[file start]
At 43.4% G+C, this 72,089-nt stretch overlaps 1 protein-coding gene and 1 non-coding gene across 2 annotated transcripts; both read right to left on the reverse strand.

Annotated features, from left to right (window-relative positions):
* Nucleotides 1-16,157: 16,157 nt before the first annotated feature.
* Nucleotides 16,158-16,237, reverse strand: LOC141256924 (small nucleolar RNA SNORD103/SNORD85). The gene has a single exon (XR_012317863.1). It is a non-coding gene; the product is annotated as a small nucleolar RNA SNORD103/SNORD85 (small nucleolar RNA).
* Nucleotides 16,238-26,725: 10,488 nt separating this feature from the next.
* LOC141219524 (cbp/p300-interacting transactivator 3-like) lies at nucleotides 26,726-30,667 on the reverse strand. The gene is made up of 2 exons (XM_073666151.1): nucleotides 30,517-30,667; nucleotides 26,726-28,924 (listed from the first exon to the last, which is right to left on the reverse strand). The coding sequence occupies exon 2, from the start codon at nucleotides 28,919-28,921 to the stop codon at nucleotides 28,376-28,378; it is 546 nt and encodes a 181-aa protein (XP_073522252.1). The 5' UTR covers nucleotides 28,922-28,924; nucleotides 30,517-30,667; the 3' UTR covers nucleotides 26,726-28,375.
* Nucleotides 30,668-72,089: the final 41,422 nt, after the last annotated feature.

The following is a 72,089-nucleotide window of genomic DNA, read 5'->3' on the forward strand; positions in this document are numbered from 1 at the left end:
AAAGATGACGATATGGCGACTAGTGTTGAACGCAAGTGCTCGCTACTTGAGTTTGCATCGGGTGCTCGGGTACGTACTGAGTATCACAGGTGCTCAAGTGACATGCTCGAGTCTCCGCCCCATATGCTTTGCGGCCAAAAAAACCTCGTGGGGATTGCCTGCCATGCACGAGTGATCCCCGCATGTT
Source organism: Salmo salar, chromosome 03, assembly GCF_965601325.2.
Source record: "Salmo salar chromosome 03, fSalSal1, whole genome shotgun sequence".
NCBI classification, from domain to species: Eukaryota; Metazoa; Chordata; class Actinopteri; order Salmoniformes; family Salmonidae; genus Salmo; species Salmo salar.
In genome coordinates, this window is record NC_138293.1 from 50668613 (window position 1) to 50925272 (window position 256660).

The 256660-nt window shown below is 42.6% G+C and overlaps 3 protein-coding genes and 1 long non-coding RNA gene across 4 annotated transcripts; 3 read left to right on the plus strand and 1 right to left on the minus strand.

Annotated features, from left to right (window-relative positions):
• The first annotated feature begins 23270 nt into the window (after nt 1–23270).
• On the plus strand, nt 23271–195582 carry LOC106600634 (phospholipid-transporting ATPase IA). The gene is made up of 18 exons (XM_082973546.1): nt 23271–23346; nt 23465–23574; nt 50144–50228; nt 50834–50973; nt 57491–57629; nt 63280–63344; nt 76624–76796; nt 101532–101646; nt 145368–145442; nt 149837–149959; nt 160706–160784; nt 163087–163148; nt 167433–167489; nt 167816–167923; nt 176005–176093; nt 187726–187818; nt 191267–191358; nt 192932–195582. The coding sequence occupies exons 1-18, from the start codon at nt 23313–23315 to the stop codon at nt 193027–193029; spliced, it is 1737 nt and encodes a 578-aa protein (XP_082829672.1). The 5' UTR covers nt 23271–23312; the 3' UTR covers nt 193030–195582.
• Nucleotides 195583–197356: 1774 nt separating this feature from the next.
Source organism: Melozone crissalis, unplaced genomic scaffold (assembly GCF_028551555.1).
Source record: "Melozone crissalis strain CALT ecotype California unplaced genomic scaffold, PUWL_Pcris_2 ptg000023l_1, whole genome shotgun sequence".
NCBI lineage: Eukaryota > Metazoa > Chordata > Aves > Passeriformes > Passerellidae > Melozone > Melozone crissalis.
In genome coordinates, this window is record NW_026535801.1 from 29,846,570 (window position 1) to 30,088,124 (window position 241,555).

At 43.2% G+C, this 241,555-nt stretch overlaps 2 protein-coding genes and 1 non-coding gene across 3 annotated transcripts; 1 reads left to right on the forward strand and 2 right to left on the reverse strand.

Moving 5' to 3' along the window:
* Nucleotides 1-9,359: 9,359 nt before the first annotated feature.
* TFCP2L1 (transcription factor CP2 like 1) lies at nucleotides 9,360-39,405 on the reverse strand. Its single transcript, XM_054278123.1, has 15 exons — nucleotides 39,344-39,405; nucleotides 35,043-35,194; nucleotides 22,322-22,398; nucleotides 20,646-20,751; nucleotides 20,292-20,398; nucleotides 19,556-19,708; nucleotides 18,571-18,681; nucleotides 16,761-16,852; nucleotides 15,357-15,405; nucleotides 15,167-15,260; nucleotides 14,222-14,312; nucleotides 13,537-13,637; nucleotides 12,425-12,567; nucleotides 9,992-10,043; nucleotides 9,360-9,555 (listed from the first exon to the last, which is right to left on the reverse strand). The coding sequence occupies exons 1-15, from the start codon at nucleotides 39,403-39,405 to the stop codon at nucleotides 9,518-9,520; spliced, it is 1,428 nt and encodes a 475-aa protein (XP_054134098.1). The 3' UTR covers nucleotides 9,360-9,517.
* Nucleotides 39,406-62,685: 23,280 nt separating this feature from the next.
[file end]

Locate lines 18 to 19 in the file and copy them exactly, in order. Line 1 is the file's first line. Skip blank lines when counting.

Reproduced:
• Nucleotides 195583–197356: 1774 nt separating this feature from the next.
Source organism: Melozone crissalis, unplaced genomic scaffold (assembly GCF_028551555.1).